Pretium Resources’ (TSX: PVG; NYSE: PVG) revised feasibility study for its Brucejack gold–silver project in B.C. shows the deposit is economical, even at low gold prices.
The study is on an updated December 2013 resource, and envisions a 2,700-tonne-per-day underground operation producing 504,000 oz. gold a year for the first eight years. Annual production over the mine life would average 404,000 oz. gold. The estimated mine life is 18 years.
Compared to a June 2013 feasibility study, the annual average life-of-mine production has jumped 26% from 321,500 oz. gold, while the mine life has fallen by four years from the previous 22-year estimate.
The higher gold production is due to higher grades. Reserves at the Valley of Kings deposit stand at 13.6 million tonnes grading 15.7 grams gold and 11 grams silver per tonne, while the West Zone deposit, set to be mined later in the mine life, has reserves of 2.9 million tonnes at 6.9 grams gold and 279 grams silver.
The new study pegs start-up costs, including contingency, at US$746.9 million, up from US$663.5 million. Pretium attributes the increased capital costs to a weaker Canadian dollar, as well as to higher costs related to power and camp size, among other things.
“The positive impact of higher gold grades more than offsets the US$80-million increase to capital expenditures,” Cowen and Co. analyst Adam Graf said in a note. He has bumped up his target price to $22.05, from $18.41.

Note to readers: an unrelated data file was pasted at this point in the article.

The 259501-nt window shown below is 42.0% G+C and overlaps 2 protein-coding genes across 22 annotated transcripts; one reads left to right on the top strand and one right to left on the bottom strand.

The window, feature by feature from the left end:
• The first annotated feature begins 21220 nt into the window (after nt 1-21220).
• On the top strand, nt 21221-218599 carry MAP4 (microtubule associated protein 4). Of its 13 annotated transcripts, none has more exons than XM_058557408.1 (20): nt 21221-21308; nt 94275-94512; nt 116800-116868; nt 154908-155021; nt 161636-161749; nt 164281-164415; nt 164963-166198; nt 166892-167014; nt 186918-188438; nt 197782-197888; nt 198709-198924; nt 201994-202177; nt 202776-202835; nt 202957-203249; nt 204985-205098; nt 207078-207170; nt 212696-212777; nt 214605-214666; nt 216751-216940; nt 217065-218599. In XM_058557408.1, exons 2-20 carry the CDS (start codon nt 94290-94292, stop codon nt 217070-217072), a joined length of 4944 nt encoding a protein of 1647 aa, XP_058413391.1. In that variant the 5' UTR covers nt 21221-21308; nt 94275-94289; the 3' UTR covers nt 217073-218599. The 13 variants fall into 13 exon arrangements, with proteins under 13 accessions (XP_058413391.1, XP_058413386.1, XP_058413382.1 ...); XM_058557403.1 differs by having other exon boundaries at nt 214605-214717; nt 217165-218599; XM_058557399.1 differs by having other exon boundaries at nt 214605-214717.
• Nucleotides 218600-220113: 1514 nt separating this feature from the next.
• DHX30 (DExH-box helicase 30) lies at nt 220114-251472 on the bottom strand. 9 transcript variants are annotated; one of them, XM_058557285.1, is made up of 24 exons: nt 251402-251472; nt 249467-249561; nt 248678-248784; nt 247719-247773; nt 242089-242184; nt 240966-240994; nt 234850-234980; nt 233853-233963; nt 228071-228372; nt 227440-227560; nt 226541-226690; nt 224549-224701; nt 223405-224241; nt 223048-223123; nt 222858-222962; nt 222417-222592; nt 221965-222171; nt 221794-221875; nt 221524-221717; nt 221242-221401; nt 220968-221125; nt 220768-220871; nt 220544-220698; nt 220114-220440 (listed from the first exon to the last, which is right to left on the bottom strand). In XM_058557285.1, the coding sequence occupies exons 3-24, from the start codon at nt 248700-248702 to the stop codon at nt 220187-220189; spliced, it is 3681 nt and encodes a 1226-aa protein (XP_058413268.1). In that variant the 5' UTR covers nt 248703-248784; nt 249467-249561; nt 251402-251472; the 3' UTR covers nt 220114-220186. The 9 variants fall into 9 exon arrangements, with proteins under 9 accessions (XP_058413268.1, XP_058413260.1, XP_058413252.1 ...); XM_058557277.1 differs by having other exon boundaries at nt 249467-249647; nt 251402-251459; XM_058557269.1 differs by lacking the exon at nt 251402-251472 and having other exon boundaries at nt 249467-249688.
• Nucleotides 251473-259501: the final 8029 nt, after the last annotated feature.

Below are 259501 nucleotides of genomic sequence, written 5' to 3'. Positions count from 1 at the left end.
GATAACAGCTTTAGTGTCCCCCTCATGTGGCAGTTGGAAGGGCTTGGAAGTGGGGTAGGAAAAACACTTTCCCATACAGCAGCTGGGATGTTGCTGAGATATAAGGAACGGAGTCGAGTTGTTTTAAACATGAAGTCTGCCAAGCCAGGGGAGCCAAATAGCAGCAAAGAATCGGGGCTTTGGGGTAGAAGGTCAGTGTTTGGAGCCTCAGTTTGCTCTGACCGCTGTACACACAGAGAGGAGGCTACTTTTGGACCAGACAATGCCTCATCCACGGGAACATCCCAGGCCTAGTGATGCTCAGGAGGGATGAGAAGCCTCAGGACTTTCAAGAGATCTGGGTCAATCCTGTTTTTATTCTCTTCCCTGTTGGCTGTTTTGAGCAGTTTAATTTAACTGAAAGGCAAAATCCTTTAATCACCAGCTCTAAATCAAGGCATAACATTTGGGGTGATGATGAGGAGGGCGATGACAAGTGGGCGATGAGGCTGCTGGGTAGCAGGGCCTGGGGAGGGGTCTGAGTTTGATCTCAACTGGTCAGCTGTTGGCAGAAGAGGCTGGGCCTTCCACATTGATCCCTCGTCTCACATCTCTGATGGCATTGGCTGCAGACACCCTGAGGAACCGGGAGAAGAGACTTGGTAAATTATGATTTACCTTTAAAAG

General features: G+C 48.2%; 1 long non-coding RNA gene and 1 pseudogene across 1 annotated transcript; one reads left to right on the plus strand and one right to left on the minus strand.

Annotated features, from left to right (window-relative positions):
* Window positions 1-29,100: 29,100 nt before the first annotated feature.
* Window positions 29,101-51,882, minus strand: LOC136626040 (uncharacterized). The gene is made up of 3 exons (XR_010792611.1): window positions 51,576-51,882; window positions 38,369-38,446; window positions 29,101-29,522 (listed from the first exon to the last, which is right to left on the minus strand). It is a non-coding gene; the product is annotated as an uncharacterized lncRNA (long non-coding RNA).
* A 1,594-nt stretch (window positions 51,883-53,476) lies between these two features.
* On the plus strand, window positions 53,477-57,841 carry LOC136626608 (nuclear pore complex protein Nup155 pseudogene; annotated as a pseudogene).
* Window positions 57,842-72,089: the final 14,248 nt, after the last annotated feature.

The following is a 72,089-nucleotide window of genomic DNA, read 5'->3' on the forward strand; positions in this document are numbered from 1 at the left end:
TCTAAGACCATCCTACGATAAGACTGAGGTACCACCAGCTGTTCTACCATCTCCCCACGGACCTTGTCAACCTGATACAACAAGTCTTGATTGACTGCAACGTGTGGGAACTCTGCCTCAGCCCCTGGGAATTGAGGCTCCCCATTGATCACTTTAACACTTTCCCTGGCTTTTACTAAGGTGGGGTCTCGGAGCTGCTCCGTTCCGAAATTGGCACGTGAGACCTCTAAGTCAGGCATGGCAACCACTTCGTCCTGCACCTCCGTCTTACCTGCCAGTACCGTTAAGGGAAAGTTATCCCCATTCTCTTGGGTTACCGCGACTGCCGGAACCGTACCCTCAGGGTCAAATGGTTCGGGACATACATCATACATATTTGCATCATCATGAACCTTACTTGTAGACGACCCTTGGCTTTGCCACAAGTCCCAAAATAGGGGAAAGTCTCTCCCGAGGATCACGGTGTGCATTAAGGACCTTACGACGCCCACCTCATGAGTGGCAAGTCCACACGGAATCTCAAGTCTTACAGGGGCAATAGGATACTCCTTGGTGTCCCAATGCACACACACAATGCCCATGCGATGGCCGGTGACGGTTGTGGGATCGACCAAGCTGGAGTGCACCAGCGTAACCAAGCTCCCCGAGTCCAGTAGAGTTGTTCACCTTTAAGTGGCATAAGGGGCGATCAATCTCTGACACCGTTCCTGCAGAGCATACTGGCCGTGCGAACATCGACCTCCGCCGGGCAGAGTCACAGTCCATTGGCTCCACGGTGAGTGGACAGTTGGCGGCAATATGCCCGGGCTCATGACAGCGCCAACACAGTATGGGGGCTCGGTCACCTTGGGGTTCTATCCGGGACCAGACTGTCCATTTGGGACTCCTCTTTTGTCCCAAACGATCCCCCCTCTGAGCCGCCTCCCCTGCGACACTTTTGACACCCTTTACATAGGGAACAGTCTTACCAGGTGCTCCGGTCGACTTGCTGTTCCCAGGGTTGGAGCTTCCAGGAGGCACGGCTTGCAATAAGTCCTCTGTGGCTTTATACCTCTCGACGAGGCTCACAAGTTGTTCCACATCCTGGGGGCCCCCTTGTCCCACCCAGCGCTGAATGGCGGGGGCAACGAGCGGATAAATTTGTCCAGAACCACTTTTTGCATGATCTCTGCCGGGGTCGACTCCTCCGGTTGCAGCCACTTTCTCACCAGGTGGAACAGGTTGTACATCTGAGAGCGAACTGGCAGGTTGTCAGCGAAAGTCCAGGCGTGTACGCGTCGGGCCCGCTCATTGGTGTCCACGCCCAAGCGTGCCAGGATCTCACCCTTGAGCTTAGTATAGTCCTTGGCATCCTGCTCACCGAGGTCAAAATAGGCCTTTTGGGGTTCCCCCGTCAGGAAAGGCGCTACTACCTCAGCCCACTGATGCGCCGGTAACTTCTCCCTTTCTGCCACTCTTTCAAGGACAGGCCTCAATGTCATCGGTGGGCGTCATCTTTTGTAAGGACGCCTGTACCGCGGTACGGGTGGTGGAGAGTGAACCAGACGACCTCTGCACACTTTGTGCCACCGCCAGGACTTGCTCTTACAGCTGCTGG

The study shows Brucejack is attractive at lower gold prices. Using base-case metal prices of US$1,100 per oz. gold and US$17 per oz. silver, the project generates an after-tax net present value (NPV) of US$1.5 billion at a 5% discount rate, and a 28.5% after-tax internal rate of return (IRR). Payback after taxes would occur in 2.8 years.
For comparison, the 2013 study used base-case metal prices of US$1,350 per oz. gold and US$20 per oz. silver to generate an after-tax NPV and IRR of US$1.8 billion and 35.7%.
If gold and silver prices plunge to US$800 per oz. and US$15 per oz., the updated feasibility study shows Brucejack would have an after-tax NPV and IRR of US$1.3 billion and 16.5%.
“Even in an uncertain gold-price environment, Brucejack can deliver high margins, and from a safe jurisdiction,” the company’s CEO Robert Quartermain said in a statement.
The study calculates all-in sustaining cash costs of US$448 per oz. gold, net of silver credits.
The company anticipates starting commercial production at Brucejack in 2017. It expects to file its environmental application shortly. Cowen’s Graf says that Pretium could receive an environmental approval by early 2015.
© 1915 - 2016 The Northern Miner. All Rights Reserved.